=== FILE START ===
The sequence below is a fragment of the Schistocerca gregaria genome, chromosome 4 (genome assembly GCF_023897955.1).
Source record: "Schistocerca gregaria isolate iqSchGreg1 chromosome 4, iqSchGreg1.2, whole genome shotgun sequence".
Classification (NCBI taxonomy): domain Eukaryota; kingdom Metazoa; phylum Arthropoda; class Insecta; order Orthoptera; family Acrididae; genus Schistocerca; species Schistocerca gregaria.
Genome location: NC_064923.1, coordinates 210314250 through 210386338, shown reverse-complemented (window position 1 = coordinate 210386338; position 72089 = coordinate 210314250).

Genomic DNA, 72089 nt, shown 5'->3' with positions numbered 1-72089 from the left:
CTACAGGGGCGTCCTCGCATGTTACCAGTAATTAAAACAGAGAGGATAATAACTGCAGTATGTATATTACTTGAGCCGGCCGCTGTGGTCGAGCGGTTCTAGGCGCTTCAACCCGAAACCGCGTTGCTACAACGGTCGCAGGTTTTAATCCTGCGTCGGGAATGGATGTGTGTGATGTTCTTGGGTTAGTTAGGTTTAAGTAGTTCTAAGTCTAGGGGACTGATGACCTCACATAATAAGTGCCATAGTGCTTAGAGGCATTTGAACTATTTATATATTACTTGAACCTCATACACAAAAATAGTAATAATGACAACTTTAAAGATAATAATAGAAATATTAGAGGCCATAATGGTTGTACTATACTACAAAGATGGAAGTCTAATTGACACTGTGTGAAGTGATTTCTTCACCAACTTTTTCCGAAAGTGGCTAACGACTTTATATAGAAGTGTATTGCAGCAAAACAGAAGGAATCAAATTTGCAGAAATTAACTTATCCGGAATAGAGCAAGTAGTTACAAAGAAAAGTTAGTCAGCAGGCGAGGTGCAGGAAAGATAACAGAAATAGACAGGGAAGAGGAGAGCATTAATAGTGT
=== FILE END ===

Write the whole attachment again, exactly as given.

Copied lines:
The sequence below is a fragment of the Schistocerca gregaria genome, chromosome 4 (genome assembly GCF_023897955.1).
Source record: "Schistocerca gregaria isolate iqSchGreg1 chromosome 4, iqSchGreg1.2, whole genome shotgun sequence".
Classification (NCBI taxonomy): domain Eukaryota; kingdom Metazoa; phylum Arthropoda; class Insecta; order Orthoptera; family Acrididae; genus Schistocerca; species Schistocerca gregaria.
Genome location: NC_064923.1, coordinates 210314250 through 210386338, shown reverse-complemented (window position 1 = coordinate 210386338; position 72089 = coordinate 210314250).

Genomic DNA, 72089 nt, shown 5'->3' with positions numbered 1-72089 from the left:
CTACAGGGGCGTCCTCGCATGTTACCAGTAATTAAAACAGAGAGGATAATAACTGCAGTATGTATATTACTTGAGCCGGCCGCTGTGGTCGAGCGGTTCTAGGCGCTTCAACCCGAAACCGCGTTGCTACAACGGTCGCAGGTTTTAATCCTGCGTCGGGAATGGATGTGTGTGATGTTCTTGGGTTAGTTAGGTTTAAGTAGTTCTAAGTCTAGGGGACTGATGACCTCACATAATAAGTGCCATAGTGCTTAGAGGCATTTGAACTATTTATATATTACTTGAACCTCATACACAAAAATAGTAATAATGACAACTTTAAAGATAATAATAGAAATATTAGAGGCCATAATGGTTGTACTATACTACAAAGATGGAAGTCTAATTGACACTGTGTGAAGTGATTTCTTCACCAACTTTTTCCGAAAGTGGCTAACGACTTTATATAGAAGTGTATTGCAGCAAAACAGAAGGAATCAAATTTGCAGAAATTAACTTATCCGGAATAGAGCAAGTAGTTACAAAGAAAAGTTAGTCAGCAGGCGAGGTGCAGGAAAGATAACAGAAATAGACAGGGAAGAGGAGAGCATTAATAGTGT